Open-shell species: A challenge to electronic structure theory
Our research is focused on theoretical modeling of open-shell species. Since chemical transformations involve bond-breaking, radicals and diradicals are often encountered as reaction intermediates or transition states. Therefore, they play a central role in mechanistic understanding of processes important in the environment, synthetic chemistry, material science, biochemistry, etc. Since these open-shell species are often very reactive and short-lived, their experimental observations are difficult. That is why electronic structure theory is a valuable tool for studying their properties.
Radiation-induced or oxidative damage of DNA involves ionization of nucleic acid bases producing radical cations.
Modulated by local interactions (h-bonding, pi-stacking, electrostatics), the hole migrates along the strand causing a variety of structural changes. Using EOM-IP-CCSD, we characterized the effect of non-covalent interactions on ionization energies of the bases.
We develop new theoretical tools that enable accurate and efficient description of properties of open-shell species, such as their energies, spectroscopy, and reactivity. This involves development of new ab initio methods within equation-of-motion coupled-cluster formalism, as well as creating interfaces between electronic structure theory and spectroscopy modeling for more direct comparison with experimental measurements.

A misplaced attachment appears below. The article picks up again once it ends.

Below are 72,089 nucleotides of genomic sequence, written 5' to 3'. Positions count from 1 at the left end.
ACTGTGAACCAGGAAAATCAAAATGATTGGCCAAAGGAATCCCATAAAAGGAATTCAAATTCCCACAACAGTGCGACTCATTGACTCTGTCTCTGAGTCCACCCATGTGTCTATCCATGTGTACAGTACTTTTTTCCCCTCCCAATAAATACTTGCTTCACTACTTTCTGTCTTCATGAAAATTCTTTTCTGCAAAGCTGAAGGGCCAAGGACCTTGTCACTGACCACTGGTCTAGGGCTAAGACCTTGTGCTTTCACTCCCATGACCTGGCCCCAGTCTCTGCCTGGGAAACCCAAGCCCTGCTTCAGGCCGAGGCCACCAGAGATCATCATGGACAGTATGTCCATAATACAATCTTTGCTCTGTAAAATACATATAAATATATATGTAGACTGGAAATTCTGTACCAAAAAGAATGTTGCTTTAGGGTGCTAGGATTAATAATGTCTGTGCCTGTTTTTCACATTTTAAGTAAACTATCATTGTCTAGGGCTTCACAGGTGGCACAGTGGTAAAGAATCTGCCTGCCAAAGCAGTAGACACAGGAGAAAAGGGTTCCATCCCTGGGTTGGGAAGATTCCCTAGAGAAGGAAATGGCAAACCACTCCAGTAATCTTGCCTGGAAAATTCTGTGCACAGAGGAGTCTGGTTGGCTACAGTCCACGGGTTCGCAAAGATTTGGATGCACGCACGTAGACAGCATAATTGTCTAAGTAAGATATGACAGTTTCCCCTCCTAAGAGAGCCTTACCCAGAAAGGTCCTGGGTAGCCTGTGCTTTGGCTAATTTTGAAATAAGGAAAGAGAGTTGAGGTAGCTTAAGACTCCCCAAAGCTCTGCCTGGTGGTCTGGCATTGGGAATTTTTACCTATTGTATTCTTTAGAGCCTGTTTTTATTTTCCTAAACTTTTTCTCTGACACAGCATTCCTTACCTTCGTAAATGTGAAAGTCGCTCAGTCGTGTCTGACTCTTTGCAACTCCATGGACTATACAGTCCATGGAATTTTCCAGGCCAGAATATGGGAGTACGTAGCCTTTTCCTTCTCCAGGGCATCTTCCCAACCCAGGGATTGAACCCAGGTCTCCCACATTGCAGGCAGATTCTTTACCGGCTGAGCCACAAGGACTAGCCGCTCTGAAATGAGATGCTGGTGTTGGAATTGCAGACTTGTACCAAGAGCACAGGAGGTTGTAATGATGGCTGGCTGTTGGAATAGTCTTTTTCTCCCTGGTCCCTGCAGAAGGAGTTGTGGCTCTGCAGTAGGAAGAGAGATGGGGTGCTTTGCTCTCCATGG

To study molecules in realistic environments (e.g., chromophores
in solutions or in proteins) we employ Effective Fragment Potential
method and hybrid QM/MM approach.
In equation-of-motion coupled-cluster approach, problematic open-shell states are described as "excitations"
from a well-behaved closed-shell reference wave function.
The amplitudes R are found by diagonalization of similarity-transformed Hamiltonian exp(-T)Hexp(T).
Among important contributions from our group are: the Spin-Flip method, calculation of
Dyson orbitals for open-shell and electronically excited states, a variety of properties calculations.
Efficient C++ computer codes developed in Krylov's group are integrated in the Q-Chem electronic structure package.
By using new methodology and in collaboration with excellent experimental groups at USC and around the world, we study a variety of fascinating systems ranging from the species relative to atmospheric chemistry and combustion to such biologically important systems as green fluorescent protein chromophores and building blocks of DNA. A common theme in these studies is characterization of bonding in open-shell compounds and understanding the fundamental rules that governs their electronic structure and their interaction with light.
pi-stacking interactions reduce ionization energies of nucleobases by as much as 0.3-0.4 eV.
The effect is due to hole delocalization and can be explained within simple molecular orbital framework.
Above: The molecular orbitals and ionization energies of thymine and its pi-stacked dimer.
Note that ionization also changes bonding from non-covalent to covalent, which induces significant structural changes.
Using a variety of quantum chemistry tools, we characterized the electronically excited and ionized states of green fluorescent protein and
discovered that the bright absorbing state is embedded in photodetachment continuum. To understand the effect of environment on electronic properties,
we also develop methods for including solvent in ab initio calculations.
More details can be found on Krylov's group website and
iOpenShell. Some of the essential concepts of our research are explained in these shorts films: "Shine a light" and "Laser"
See Dr. Krylov Website for publication list